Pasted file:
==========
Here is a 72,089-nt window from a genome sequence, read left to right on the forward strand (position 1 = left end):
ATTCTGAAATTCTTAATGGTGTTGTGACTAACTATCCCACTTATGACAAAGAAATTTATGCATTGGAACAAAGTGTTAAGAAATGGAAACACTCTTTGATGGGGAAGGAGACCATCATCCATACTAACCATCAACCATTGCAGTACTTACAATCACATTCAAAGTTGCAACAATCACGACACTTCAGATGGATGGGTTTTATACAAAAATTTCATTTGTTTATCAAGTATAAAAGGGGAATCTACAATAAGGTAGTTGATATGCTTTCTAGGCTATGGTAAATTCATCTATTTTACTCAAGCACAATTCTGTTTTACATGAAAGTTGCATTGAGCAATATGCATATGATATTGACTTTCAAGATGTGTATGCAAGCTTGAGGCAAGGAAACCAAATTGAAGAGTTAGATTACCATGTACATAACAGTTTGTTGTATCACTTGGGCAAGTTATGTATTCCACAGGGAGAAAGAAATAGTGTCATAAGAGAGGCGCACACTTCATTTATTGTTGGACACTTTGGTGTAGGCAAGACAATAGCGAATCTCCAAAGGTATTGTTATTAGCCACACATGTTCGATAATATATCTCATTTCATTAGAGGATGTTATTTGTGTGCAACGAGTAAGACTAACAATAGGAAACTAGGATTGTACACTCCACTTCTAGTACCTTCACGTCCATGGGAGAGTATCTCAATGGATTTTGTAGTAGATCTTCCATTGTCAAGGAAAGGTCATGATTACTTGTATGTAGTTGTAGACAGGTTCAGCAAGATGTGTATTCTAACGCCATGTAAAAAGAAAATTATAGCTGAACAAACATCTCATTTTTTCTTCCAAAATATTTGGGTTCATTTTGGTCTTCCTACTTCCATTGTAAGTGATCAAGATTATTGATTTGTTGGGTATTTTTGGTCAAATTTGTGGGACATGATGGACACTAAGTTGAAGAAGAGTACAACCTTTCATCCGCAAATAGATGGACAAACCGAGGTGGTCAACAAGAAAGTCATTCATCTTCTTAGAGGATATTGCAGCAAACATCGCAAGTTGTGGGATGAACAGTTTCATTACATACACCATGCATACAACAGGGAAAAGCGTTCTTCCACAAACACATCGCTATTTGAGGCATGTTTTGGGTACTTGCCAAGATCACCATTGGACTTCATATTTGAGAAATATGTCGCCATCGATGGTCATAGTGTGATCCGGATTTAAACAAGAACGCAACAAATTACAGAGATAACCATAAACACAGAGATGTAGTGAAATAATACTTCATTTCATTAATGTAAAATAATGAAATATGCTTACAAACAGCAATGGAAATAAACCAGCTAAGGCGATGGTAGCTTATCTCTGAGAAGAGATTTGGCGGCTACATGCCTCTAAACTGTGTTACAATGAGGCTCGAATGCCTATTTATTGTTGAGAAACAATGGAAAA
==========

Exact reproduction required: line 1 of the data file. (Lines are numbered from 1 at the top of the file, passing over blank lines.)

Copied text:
Here is a 72,089-nt window from a genome sequence, read left to right on the forward strand (position 1 = left end):